Anarchoblogs is back
There are some new features in Anarchoblogs 2.0:
Anarchoblogs is a collection of blogs from self-identified anarchists, anarcho-syndicalists, anarcha-feminists, anarchists without adjectives, libertarian-socialists, autonomists and other assorted anti-statists. We use free software to syndicate our weblogs, in order to raise awareness, bring together anarchist voices, promote cross-linking and discussion between anarchist bloggers, and to archive and index anarchist materials on the Internet, while we’re at it.
Anarchoblogs began life in September 2004. It was founded by EvanRabbleHenshaw-Plath, and run with a Planet aggregator at
anarchoblogs.protest.net. Technical difficulties caused
anarchoblogs.protest.netto disappear from the web in late 2008, so Anarchoblogs contributor CharlesRad GeekJohnson contacted former contributors about establishing a new Anarchoblogs aggregator at
anarchoblogs.org, with new software and some new features (including localized hubs, archiving and indexing of posts by date, tag, and author, and a updated, semantically-richer set of aggregated feeds). The new Anarchoblogs has been live since December 2008.
- Comunity hubs — the new setup will make it easy to create and manage multiple
community hubs,which aggregate blogs for specific communities, instead of simply dumping everything into one global aggregator. (But if you want everything dumped into one global aggregator, you can still get at that easily enough.) Communities can be defined geographically, ideologically, linguistically, organizationally, or along any other lines which become useful. Currently, there are three hubs up and running, for their own sake and as examples for the future — the language-specific hubs Anarchoblogs in English and Anarchoblogs auf Deutsch, and the ideology-specific hub Market Anarchist Blogs. Soon I hope to get some other ideological community hubs up (syndicalist blogs, green anarchist blogs, that sort of thing) and to roll out community hubs for geographical communities for various countries, cities, provinces, bioregions, etc....
- Indexing anarchist discussions — the new Anarchoblogs runs on top of a standard WordPress (MU) installation, and so takes advantage of WordPress’s features to index content by date, tag, and the full text of the posts, so that if you want (for example) to see what anarchist bloggers were talking about in January 2009, or to findposts tagged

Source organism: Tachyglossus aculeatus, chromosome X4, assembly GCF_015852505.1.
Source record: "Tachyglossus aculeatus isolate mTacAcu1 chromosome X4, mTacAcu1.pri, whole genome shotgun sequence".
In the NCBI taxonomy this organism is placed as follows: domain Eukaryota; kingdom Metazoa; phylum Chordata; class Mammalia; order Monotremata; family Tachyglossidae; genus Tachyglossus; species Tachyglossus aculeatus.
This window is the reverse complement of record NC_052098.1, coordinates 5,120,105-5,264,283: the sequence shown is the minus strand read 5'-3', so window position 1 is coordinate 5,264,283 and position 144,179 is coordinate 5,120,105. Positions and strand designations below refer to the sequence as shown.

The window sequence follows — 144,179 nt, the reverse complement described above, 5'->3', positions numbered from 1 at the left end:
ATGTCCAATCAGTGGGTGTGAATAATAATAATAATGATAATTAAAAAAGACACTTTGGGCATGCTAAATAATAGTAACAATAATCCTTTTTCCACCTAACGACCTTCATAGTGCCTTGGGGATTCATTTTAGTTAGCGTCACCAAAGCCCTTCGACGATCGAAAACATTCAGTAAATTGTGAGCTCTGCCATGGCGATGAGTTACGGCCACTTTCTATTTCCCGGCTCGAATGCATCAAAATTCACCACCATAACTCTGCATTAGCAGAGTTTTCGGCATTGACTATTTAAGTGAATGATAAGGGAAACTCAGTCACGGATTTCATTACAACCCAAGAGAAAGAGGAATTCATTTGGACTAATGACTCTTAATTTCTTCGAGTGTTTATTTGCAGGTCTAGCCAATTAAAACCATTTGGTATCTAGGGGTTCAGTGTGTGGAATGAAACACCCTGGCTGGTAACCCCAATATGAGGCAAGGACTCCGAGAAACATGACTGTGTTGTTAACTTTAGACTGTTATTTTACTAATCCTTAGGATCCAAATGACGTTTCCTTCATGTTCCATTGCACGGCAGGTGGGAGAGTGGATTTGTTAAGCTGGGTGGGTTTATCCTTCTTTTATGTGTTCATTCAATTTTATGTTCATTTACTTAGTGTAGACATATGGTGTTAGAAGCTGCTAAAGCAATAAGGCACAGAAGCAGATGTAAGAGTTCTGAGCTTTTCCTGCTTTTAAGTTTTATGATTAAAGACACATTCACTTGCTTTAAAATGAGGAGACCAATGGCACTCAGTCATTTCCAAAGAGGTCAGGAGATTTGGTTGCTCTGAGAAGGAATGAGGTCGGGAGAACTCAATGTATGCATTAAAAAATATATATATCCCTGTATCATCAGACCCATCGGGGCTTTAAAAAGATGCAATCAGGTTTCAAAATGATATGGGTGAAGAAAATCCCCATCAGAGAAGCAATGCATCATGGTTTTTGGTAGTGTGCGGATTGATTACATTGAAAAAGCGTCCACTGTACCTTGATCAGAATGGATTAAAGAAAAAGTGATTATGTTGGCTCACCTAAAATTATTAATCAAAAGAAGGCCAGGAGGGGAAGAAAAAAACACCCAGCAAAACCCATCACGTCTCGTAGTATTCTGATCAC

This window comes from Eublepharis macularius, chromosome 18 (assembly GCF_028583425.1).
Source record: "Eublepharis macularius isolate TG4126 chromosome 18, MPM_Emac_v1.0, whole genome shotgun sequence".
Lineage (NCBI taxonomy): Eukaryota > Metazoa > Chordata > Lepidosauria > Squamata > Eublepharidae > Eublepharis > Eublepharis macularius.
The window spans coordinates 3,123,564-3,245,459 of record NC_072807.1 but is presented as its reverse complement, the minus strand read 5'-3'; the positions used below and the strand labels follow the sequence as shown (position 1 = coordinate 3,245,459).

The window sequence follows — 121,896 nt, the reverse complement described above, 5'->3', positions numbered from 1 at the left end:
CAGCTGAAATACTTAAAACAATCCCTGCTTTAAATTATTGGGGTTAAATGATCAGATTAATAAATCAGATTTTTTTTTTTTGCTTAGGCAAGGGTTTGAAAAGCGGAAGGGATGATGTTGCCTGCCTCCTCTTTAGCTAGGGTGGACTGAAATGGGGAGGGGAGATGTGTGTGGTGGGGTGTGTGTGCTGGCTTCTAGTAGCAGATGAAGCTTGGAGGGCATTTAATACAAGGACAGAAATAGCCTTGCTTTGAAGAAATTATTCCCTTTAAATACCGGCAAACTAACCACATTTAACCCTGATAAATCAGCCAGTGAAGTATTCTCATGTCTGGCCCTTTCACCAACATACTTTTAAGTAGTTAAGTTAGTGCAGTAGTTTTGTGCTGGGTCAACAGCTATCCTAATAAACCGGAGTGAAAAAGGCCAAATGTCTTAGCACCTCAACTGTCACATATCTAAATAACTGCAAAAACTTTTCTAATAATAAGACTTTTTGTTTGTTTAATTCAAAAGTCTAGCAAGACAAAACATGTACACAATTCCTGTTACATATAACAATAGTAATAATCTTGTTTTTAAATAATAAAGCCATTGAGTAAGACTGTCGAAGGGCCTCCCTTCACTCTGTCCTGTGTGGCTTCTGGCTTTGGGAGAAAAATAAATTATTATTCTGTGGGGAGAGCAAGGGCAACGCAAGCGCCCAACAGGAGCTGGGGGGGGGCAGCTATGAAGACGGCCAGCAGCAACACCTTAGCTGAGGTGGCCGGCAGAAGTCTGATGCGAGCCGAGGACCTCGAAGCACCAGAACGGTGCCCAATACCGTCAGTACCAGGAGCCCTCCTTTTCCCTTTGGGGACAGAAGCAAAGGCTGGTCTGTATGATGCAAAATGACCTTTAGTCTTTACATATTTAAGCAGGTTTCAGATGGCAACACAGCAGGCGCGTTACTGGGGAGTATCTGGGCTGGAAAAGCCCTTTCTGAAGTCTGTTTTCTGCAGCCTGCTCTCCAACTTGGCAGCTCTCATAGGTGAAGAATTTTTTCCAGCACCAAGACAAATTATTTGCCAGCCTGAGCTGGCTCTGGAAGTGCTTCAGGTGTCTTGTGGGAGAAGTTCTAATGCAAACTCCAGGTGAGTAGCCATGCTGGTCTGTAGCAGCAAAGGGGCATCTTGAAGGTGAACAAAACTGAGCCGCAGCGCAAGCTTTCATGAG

Feminismon anarchist blogs, or to search for posts where anarchist bloggers mention Greece, you can do all those things, and it’ll work about the same as it works on any individual blog, but will search across all the anarchist blogs we index.
Archiving anarchist discussions — Lots of anarchist writers write only one or two things and then disappear; lots of anarchist distros pass out small runs over a small area for a few years and then disappear; lots of anarchist works are cheaply printed, done on the fly, and get out to only a handful of people. Anarchist media has always been grassroots, usually seat-of-your-pants, and typically ephemeral: imeo sheets, xeroxed zines, tiny runs of amateur pamphlets or movement papers with microscopic circulations. When most of our materials were printed this was a problem but not a crisis: an author or a distro might disappear, but the physical pamphlet or the zine would still exist, and people who took a professional interest could find old copies and preserve them for others to find. But when blogs or websites disappear (as they often do), they disappear forever. Unless someone has archived the material elsewhere, there’s no physical copy left for some future Labadie Collection to dig out of someone’s attic. Just how important this is was really driven home for me when I went through the old Anarchoblogs contributor list to try to get in touch with folks about the new project. Out of over 100 former contributors, I was able to find a still-active blog for less than 30 blogs. The others blogs were no longer being actively updated, or had simply disappeared from the Internet. The old Anarchoblogs just aggregated the most recent content on contributing blogs, and discarded old posts; the new Anarchoblogs archives posts over time in a database where they can be indexed, searched, and re-read, even if the original blog disappears from the Internet. I think that as we spend more years working on building a grassroots, D.I.Y. culture, we are going to find that these kind of archiving efforts are going to be more and more important for our ability to preserve what we have built in media where people come and go quickly, constantly change addresses, drop out, get yanked off, or otherwise disappear from the web.